Keeping elephants in circuses is not only detrimental to their mental health and well-being, but to their physical health as well. In the wild elephants often travel up to twenty miles a day (Bradshaw, 2009, p. 4). Instead, circus elephants  are confined in trailers for travel for an average of 11 months out of the year and are often chained or kept in small pens when not performing (Born Free USA, 2004). Ringling Brothers Circus reports that their elephants are chained for an average of 26 consecutive hours, sometimes up to 60 or even 100 hours (PETA, Ringling Bros. Factsheet). USDA reports show that travelling conditions often do not meet the basic needs of food, water, shelter, and space specified by the Animal Welfare Act. Many circuses have been cited under this act for improper and dangerous traveling conditions that can injure the elephants and lead to infection, such as splintering wood and sharp metal (Born Free USA, 2004). Often elephants are unattended during travel, left to stand in their own waste. In 2010, an elephant from the Carson & Barnes circus escaped during travel. As she bolted, she slipped in the mud and fell down a steep hill, injuring her shoulder and breaking part of her toenail (PETA, Elephant Incidences Factsheet).

While some can argue that circuses are regulated by the USDA, it is difficult for the less than 1000 workers to monitor the more than 12000 circus facilities in the United States. When you do the math that means only 12 circuses per worker, but coupled with the other responsibilities of the workers, some facilities slip through the cracks. In 2011, Feld Entertainment (The parent company of Ringling Bros. and Barnum & Bailey Circus) was ordered to pay $270,000 for violations of the Animal Welfare Act. This is the largest civil penalty ordered by the USDA for failure to comply with humane treatment laws. The penalty was brought on by recorded video evidence accrued over a span of four years by PETA of trainers repeatedly beating elephants on multiple occasions (PETA, Ringling Bros. Factsheet). The standard method applied by circuses such as Ringling Bros. of breaking in a baby elephant involves separating baby from mother by cinching ropes around its legs and dragging it away, despite the screams of the mother. The baby is then kept tied up for ten days, led around by an anchor elephant and six to seven people to begin circus training. After about six months, the ropes are replaced by chains and the elephant begins ring training, where trainers will use bullhooks and cattle prods to obtain the desired tricks and behavior from the animals. Former Ringling Bros. elephant trainer Sam Haddock told PETA in a statement that, “Based on my experience, these violent training methods are the only way an elephant can be trained to perform certain tricks required for a circus act. It’s bunk when the circus says that it’s showcasing an elephant’s natural behaviors” (Haddock, Declaration, 2009). The regulations set by the USDA and the Animal Welfare act only cover basic needs for the animals such as food, water, and shelter. There are not enough regulations to protect these sentient creatures from the emotional and physical damage done to them daily.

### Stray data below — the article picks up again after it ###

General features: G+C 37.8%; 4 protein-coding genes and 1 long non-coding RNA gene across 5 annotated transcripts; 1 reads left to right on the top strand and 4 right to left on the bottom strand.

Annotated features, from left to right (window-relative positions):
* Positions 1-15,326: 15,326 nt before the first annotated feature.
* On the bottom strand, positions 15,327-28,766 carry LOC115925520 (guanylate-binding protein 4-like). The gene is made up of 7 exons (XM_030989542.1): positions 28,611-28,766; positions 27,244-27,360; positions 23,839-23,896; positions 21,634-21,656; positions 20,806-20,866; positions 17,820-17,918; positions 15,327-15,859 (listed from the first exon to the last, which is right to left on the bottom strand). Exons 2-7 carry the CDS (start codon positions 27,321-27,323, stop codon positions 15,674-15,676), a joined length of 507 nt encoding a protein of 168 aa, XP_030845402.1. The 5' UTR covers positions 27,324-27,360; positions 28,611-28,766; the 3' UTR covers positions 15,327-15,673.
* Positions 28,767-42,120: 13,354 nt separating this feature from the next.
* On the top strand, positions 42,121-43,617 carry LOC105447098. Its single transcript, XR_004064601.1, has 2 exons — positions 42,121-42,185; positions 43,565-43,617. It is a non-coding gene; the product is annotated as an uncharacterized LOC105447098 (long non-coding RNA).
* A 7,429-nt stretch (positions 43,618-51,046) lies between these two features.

Haddock continues with his description of torturous training methods by describing the bullhook, the main pain-inflicting device used in training the elephants. Bullhooks, cattle prods, ropes, and chains are widely used in circus elephant training (PETA, Ringling Bros. Factsheet). “The bullhook is designed for one purpose, and one purpose only, to inflict pain and punishment. I should know, I used to make them.” Haddock admitted in his declaration (Haddock, Declaration, 2009). The training of the circus elephants leaves lasting scars on the animals, both physical but mental as well. Often times the injuries sustained during training or by accident go untreated, despite the Animal Welfare Act explicitly requiring adequate veterinary care for performing animals. Ringling Bros. Circus alone has been cited dozens of times by the AWA for failure to provide veterinary care for elephants, including elephants with stiff or swelling legs and elephants with abrasions (PETA, Circuses).

The close quarters and unsanitary living conditions of the circus can create an environment for the spread of disease. This spread of disease occurs not only from elephant to elephant, but from elephant to human as well. One common disease found in circus elephants that is transmissible to humans is Tuberculosis (PETA, Contagious Tuberculosis). Circus trainers have been infected in the past as they often work closely with the sick animals. Sam Haddock, quoted above, is one of the many trainers that have been infected by this disease. Tuberculosis is caused by a bacteria infecting the lungs, causing congestion, fatigue, and loss of appetite (CDC, 2012). Tuberculosis has not been found in wild elephant populations, meaning that it is considered an inverse zoonotic and that the disease was originally passed from a human to a captive elephant (CDC, 2010). Elephant handlers and trainers are more likely to contract tuberculosis from a sick elephant, but the general public may also contract the disease from a sick elephant during a circus performance or elephant rides (CDC, 2010).